Death and taxes: the two certainties in life, right? Well, not quite.
Death and taxes are both consequences of the Fall, but we aren’t destined to trudge around in their shackles forever.
Christians have an answer to the first problem – death. The Gospel proclaims that Christ was raised from the dead as the first fruits, meaning all who trust in Him will likewise conquer death at the end of history. But the Church is a bit slower to comment on how the Gospel of the Kingdom affects taxation.
In this article, I argue that taxation is theft and that God’s law-word teaches us how to bear the burden of taxation well.
Moses on Theft
Millions of good Christian people habitually vote for politicians who insist on breaking the seventh commandment: “Neither shalt thou steal.” (Deuteronomy 5:19) Short, sweet, and damning, isn’t it? Well, it is if you understand it.
The seventh commandment teaches us two things about God:
1.) Implicitly, it tells us He values private property.
2.) Explicitly, it tells us He hates it when private property is taken from its rightful owner.
Notice I did not say, “He hates it when private property is illegitimately taken from its rightful owner.” To say that implies there is a legitimate way to take someone’s private property; there isn’t.
This commandment applies to governments as much as individuals. Theft by majority vote doesn’t change the fact that it’s theft. But this unqualified statement is up for debate, isn’t it? Doesn’t Christ and Paul have a thing or two to say about taxation? Indeed they do. Let’s consider them in turn.
Christ on Taxation
In an attempt to “catch [Christ] in His words,” the Pharisees asked Him about paying taxes to Caesar. The following passage is rich, complex; it teaches us far more about life than whether or not we should pay taxes. However, to understand the Bible’s teaching on taxation, we must understand this passage.
“And when they were come, they say unto him, Master, we know that thou art true, and carest for no man: for thou regardest not the person of men, but teachest the way of God in truth: Is it lawful to give tribute to Caesar, or not? Shall we give, or shall we not give? But he, knowing their hypocrisy, said unto them, Why tempt ye me? bring me a penny, that I may see it. And they brought it. And he saith unto them, Whose is this image and superscription? And they said unto him, Caesar’s. And Jesus answering said unto them, Render to Caesar the things that are Caesar’s, and to God the things that are God’s. And they marvelled at him.” (Mark 12:14-17)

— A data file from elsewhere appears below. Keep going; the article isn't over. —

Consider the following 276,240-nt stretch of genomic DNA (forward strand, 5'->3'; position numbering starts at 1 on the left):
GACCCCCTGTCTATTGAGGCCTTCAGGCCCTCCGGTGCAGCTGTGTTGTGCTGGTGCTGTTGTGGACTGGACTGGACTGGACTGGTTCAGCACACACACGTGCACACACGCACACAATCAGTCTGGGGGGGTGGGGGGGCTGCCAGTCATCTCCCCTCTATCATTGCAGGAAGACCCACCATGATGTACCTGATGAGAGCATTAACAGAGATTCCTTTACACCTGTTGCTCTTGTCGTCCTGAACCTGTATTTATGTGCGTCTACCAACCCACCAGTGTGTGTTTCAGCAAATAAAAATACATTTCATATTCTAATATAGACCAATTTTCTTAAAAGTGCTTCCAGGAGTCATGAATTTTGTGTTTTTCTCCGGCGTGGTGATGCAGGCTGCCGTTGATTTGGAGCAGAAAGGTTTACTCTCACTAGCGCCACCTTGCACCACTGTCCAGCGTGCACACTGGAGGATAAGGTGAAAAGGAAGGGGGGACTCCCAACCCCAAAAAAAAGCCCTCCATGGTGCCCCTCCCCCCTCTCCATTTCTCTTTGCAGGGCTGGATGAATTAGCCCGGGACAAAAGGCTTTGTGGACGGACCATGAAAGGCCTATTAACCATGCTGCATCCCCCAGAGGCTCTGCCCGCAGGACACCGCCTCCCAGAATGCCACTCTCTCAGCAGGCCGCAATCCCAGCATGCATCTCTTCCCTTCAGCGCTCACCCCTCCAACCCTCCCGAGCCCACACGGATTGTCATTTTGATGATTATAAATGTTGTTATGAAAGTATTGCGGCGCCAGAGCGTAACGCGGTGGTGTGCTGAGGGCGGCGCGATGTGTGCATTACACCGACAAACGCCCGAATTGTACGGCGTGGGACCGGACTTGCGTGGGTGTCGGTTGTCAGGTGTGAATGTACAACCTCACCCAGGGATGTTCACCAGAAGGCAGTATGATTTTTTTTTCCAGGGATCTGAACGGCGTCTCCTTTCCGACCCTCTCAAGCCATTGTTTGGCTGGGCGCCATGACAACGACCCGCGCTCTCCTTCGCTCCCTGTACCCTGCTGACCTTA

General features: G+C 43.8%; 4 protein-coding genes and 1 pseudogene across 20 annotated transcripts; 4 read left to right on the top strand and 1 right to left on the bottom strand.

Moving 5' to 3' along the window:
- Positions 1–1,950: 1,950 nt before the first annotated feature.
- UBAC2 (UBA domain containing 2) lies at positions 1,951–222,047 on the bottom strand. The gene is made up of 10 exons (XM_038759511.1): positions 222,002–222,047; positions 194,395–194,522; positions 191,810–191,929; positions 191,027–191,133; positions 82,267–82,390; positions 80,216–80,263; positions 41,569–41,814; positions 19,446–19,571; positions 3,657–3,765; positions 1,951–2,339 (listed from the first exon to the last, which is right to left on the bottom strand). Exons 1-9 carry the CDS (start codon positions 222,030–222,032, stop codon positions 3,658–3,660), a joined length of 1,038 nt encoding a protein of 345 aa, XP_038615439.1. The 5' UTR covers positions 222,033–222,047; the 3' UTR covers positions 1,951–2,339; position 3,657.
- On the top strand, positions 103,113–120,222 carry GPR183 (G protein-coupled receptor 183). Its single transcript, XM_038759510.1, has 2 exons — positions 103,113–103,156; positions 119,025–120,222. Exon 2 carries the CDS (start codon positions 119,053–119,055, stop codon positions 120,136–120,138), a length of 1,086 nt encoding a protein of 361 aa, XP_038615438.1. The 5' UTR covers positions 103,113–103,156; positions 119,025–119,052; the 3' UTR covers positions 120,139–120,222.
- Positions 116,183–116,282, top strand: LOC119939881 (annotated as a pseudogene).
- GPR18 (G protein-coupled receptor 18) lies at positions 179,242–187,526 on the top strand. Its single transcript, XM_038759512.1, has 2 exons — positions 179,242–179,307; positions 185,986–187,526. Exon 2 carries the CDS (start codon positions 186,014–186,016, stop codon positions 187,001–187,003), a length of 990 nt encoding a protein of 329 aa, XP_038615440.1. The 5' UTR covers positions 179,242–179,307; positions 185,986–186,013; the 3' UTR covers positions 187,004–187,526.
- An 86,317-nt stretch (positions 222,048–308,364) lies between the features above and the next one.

There are a couple of things to note about our Lord’s response to the Pharisees:
1.) Christ told them to give Caesar the coin because it bore his image and likeness. He told them also to give to God what is His, namely, man, which bears His image and likeness. In short, He rebukes the Pharisees for their half-hearted devotion, commanding them instead to love the Lord with all their heart, soul, mind, and strength.
2.) Christ does command them to pay taxes, but He says nothing of the lawfulness of taxes. More on this in the next section.
The Lord tells us to pay taxes to Caesar, not out of devotion to Caesar, but out of devotion to God. We pay Caesar because our money actually belongs to God: “For the earth is the Lord’s, and the fulness thereof.” (1 Corinthians 10:26) God alone has authority to tell us what to do with our possessions.
So, even in paying taxes, we are not captive to the state, but bondservants of Christ.
Paul on Taxation
Here comes the most difficult taxation passage in the Bible (*gulp). Will my argument hold, or will Paul blow it out of the water, sending it higher than California state income taxes?
“For rulers are not a terror to good works, but to the evil. Wilt thou then not be afraid of the power? do that which is good, and thou shalt have praise of the same: For he is the minister of God to thee for good. But if thou do that which is evil, be afraid; for he beareth not the sword in vain: for he is the minister of God, a revenger to execute wrath upon him that doeth evil. Wherefore ye must needs be subject, not only for wrath, but also for conscience sake. For for this cause pay ye tribute also: for they are God’s ministers, attending continually upon this very thing. Render therefore to all their dues: tribute to whom tribute is due; custom to whom custom; fear to whom fear; honour to whom honour.” (Romans 13:3-7)
Paul tells us to pay taxes (“tribute”) to the state because it is a minister set over us by God. He then commands us to pay taxes to whom taxes are due. How can this not indicate that God approves of some taxation?
Consider this passage alongside a few others (Matthew 5:39-41):
- But I say unto you, That ye resist not evil: but whosoever shall smite thee on thy right cheek, turn to him the other also.
- And if any man will sue thee at the law, and take away thy coat, let him have thy cloak also.
- And whosoever shall compel thee to go a mile, go with him twain.
In Romans 13, Paul, like Jesus in Matthew 5, is commanding us to endure evil for Christ’s name’s sake. It’s no more right to impose taxes than it is to strike someone on the cheek or sue a brother in court. But Jesus tells us to endure wrongdoing, and Paul teaches us the same thing in Romans 13.
So what does the Bible teach about taxation? It tells us to endure it. Pay your taxes; that’s how to honor God in the present. But as we labor for a biblical society, we should labor towards a society free from theft by majority vote. Scripture provides the blueprints for a society free from taxation.
This raises questions, of course. How will the government do its work without taxes to fund it? What will happen to roads and parks and schools? These questions must be answered, but not here. I’ll take up the issues of charity and privatization in another article in the near future.